I need a little more work in the gym commitment area. I ran last Thursday and on Monday. I took yoga both today and last Wednesday. Hockey last night. Skating on Sunday. That probably seems like a lot. But my body is used to that kind of activity. It is time to step it up on running days. And probably squeeze some running in on Sundays and perhaps before yoga on Wednesdays.

Finding a balance is hard. I'm tempted to make a spreadsheet. Set my alarm extra early. Obsess and push.

But I don't really think that is what I want. It shouldn't feel like a job. It shouldn't feel like a chore. It -- when I'm done -- should feel like the right thing. I'm just being extra conscious. Training myself.

Tuesday, October 06, 2009

Getting an answer

Or not.

My boss has been blowing me off for almost two weeks now. He’s pretty much sitting on this and waiting for it to go away, which I don’t really appreciate. But it is sort of how he is. I’m not shocked.

We talked about it last week. We discussed me going part time. We discussed me working an evening or two at one of the company’s other facilities. He didn’t give me an answer.

“But you don’t want to lose your benefits,” he said to me in that meeting.

“It isn’t ideal,” I told him. “But I understand. I’m not putting you in an ideal situation either.”

He just pulled me into his office with the one-woman HR team.

“We want to make this work for you,” he said, “but I don’t see how we can.” His concern is that I would be gone on Mondays, which are busy. And his concern is that they won’t be able to find a part-time employee who would be willing to work only on Mondays. I understand that, too.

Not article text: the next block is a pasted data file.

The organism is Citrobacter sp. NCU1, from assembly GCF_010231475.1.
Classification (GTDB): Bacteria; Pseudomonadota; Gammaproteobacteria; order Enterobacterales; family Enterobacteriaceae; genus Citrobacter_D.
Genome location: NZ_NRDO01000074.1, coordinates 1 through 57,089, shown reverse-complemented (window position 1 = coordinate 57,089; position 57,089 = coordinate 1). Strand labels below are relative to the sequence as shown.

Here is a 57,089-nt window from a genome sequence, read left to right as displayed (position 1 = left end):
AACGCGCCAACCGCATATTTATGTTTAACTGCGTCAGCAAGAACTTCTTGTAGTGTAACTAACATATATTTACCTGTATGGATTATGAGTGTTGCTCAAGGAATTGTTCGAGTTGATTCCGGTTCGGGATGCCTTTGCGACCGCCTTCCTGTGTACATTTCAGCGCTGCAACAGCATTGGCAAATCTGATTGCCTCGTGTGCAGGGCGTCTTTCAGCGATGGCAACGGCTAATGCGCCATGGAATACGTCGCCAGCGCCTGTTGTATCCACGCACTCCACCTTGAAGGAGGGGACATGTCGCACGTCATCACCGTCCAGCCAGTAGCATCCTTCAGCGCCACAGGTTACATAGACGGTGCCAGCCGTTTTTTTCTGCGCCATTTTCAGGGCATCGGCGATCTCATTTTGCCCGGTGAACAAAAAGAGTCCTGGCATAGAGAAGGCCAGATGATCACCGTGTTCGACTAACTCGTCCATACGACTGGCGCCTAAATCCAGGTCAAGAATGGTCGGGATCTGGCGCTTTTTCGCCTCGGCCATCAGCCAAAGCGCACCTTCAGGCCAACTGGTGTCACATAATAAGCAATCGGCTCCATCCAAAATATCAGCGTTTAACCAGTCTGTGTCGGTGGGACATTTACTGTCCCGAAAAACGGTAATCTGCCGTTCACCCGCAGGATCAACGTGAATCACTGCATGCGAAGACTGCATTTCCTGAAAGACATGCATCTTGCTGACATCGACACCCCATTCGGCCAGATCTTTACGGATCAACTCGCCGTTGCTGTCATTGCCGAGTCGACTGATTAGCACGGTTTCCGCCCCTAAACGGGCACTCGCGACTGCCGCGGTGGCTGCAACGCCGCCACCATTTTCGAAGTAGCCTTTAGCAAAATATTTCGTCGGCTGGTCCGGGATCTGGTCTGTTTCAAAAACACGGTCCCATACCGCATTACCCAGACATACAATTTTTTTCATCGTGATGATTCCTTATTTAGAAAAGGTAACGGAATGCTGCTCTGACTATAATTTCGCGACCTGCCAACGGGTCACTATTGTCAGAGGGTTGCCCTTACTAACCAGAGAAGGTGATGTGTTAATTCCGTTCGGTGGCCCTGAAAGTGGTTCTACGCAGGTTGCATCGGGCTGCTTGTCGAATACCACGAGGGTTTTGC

He basically said that anything but my dropping my benefits and going to part-time is out of the question. Which is okay. They’re increasing our contribution to our benefits. I’m young and healthy and can buy my own insurance policy. I’ll be making more money at the library. It would all balance out – possibly in my financial favor.

But this is all contingent on them being able to find someone who wants to work on Mondays. Only Mondays.

The one-woman HR team is interviewing someone right now. (Which I can hear. Which is awkward.)

She has someone else in mind, too.

I feel a little sick about the whole thing.

Giving up your benefits and vacation time is way less scary in the abstract.

Monday, October 05, 2009

I cut my hair a month ago

Yet have neglected to post a photo until now.

(Full disclosure: my camera isn't working.)

So far, I'm liking it.

Sunday, October 04, 2009

Not cool

"I don't think I can go out with Colleen anymore," I blurted into the phone as soon as Lucy picked up. No greeting. Just the truth.

When we were in Ohio, Colleen was a mess.

Two weekends later, she repeated the same stunt. Minus the one-night stand.

We went out for my birthday. And, at 1 AM, I was dumping a bowl of her vomit down the sink.

She doesn't mix well with alcohol. That is the easiest way of putting it. When we were getting ready to leave for the night, she was going on and on about how she was going to do a better job of pacing herself. "I'll drink exactly what you two drink," she said. "...except for just a tiny bit more, because I have a higher tolerance."